One Horse Donated, Another Anticipated For Beach Police
By Steve Jusseaume, firstname.lastname@example.org
Hampton Union, Friday, May 17, 2002
A Tennessee Walker horse has been donated to the
Hampton Police Department's Mounted Patrol for the beach.
HAMPTON — With the summer season just around the corner, the Hampton Mounted Patrol's stable of horses is full, thanks to the donation of one horse and the anticipated addition of another animal for use on police patrol at the beach.
This week the Board of Selectmen approved the donation of an 8-year-old Tennessee Walker to the mounted patrol from local businessman Fred Schaake, owner of the Hampton Beach Casino.
In addition, the Police Department anticipates the board will OK the acceptance of a second animal, which would fill the void caused by the anticipated retirement of one horse and another that took ill and eventually died last year.
"Both animals have been examined and are very appropriate for One horse donated, another anticipated for beach police our needs," said Police Capt. Jamie Sullivan on Monday during the weekly selectmen's meeting, at which the board accepted Schaake's donation. Sullivan didn't say what the horse cost, but noted that depending on health and lineage, a typical healthy,department young horse would have a value of between $3,000 and $6,000.
Sullivan noted that neither of the two newest members of the patrol have been used in police work in the past, though both animals appear perfect for such use. Training is continuing to see if the four horses can fit in together.
"This is a great donation from Mr. Schaake," said Selectman Skip Sullivan. Board Chairman Jim Workman noted that not only is the mounted patrol useful as a police tool, but it's great for "public relations."
A full complement of Hampton patrol horses includes four animals, and currently the police department has five on hand. If the two newest horses "fit in" with the two current animals, the department's fifth horse, Peacock, 23 years old, will be retired.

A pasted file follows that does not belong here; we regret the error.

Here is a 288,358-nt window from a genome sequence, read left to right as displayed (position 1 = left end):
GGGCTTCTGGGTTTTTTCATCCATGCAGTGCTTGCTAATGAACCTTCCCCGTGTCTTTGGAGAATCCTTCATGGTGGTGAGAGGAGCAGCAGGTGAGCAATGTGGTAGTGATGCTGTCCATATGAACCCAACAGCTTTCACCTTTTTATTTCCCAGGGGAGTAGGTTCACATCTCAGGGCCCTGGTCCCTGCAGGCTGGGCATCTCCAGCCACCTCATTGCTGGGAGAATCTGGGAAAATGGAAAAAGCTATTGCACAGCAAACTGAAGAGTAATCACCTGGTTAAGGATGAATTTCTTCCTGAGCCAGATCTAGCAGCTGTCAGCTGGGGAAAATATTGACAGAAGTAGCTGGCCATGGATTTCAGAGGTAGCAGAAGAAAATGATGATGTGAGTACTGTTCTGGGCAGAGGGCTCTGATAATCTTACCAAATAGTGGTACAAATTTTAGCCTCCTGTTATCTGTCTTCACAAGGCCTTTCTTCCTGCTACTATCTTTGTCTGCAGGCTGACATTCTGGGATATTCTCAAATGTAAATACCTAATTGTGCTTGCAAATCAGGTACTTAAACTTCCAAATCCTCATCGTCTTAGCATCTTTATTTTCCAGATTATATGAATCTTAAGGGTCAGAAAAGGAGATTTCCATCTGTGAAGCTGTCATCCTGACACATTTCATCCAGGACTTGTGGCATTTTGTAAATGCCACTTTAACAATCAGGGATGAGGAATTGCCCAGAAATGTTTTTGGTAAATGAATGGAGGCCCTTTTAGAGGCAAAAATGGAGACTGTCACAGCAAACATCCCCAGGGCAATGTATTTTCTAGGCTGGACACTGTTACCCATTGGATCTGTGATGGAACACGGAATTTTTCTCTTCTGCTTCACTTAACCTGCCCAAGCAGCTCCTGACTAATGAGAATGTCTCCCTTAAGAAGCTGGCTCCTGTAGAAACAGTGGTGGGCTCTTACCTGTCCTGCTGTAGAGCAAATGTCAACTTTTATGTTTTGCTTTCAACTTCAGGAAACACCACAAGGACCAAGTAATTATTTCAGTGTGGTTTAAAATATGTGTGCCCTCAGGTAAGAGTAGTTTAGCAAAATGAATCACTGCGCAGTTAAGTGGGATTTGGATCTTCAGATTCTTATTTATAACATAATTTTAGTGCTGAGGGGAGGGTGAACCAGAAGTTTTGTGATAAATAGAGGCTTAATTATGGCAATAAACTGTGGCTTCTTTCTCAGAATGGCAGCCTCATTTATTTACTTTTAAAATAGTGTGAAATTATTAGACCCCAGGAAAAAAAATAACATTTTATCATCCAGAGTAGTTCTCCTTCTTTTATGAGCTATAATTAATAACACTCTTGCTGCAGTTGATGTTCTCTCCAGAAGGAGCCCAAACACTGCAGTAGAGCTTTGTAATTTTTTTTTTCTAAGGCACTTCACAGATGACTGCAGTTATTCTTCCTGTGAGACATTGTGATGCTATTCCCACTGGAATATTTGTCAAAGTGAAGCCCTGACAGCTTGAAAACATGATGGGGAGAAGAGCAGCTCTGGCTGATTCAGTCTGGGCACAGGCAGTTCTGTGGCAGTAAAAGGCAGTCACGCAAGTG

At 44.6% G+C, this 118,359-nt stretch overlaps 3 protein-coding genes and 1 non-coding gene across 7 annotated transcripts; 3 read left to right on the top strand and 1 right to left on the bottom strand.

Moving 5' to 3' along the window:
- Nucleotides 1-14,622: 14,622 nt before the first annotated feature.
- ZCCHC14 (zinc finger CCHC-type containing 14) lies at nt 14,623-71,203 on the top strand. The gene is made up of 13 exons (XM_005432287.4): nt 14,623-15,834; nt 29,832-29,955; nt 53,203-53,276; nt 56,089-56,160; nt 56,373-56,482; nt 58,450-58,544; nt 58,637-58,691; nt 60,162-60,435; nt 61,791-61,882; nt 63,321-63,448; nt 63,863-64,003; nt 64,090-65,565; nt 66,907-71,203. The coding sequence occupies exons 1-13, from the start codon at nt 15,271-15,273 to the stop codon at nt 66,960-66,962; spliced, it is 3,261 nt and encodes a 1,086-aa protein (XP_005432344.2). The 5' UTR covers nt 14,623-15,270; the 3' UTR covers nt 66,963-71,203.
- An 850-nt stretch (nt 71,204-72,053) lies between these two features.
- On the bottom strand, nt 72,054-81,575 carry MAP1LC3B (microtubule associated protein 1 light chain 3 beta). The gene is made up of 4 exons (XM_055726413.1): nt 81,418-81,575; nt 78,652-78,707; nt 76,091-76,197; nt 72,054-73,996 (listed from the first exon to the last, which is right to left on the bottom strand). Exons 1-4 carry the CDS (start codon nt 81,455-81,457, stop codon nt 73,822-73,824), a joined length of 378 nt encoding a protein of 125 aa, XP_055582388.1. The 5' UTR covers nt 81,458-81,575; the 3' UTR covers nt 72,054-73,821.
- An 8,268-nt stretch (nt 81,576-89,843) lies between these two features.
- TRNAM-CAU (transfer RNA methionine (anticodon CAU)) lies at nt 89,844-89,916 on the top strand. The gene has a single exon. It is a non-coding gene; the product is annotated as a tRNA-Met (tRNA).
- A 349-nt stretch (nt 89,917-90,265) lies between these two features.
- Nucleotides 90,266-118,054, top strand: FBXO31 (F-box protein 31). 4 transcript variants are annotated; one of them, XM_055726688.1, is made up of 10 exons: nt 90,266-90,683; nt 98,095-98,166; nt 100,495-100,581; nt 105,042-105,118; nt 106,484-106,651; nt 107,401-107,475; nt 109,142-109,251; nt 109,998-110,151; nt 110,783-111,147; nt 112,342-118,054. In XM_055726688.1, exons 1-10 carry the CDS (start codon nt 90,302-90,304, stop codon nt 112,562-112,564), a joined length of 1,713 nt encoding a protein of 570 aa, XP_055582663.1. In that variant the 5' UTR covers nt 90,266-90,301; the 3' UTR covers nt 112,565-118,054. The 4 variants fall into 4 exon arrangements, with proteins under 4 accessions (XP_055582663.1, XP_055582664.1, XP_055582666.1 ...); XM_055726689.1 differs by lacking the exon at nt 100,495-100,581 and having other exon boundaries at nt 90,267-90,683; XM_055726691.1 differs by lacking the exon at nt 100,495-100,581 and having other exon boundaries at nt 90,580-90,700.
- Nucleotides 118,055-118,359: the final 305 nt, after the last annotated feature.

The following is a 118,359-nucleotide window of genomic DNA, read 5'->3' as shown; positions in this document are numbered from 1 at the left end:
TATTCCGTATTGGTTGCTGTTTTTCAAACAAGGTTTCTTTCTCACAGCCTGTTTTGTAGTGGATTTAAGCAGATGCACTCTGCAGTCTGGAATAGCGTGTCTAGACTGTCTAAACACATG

"We're in training with the two new animals. Horses are herd animals and we have to find out if there is any competition between the four, if there might be any competition for leadership," Sullivan noted.
The department took control of Schaake's donation on April 24 for training purposes. The potential fourth member of the team, a horse named Chico procured by the nonprofit Hampton Mounted Patrol Inc. on March 27, could join the others soon.
Sullivan said the horses are currently stalled at a horse barn by Tidemill Campground off Route 1. Training will continue until the team goes on regular patrol at the beach, beginning about the second week in June.
Chico, when his addition is approved by selectmen, will join Sergeant and Blaze, the patrol's two current members.
Sullivan noted that the Tennessee Walker that Schaake donated has yet to be named. He said that last time the department got a horse for the mounted patrol, the students at Marston School were invited to name the animal through a contest.
"We intend to ask the Marston School students to come up with a name for our newest horse like we did last time," Sullivan said.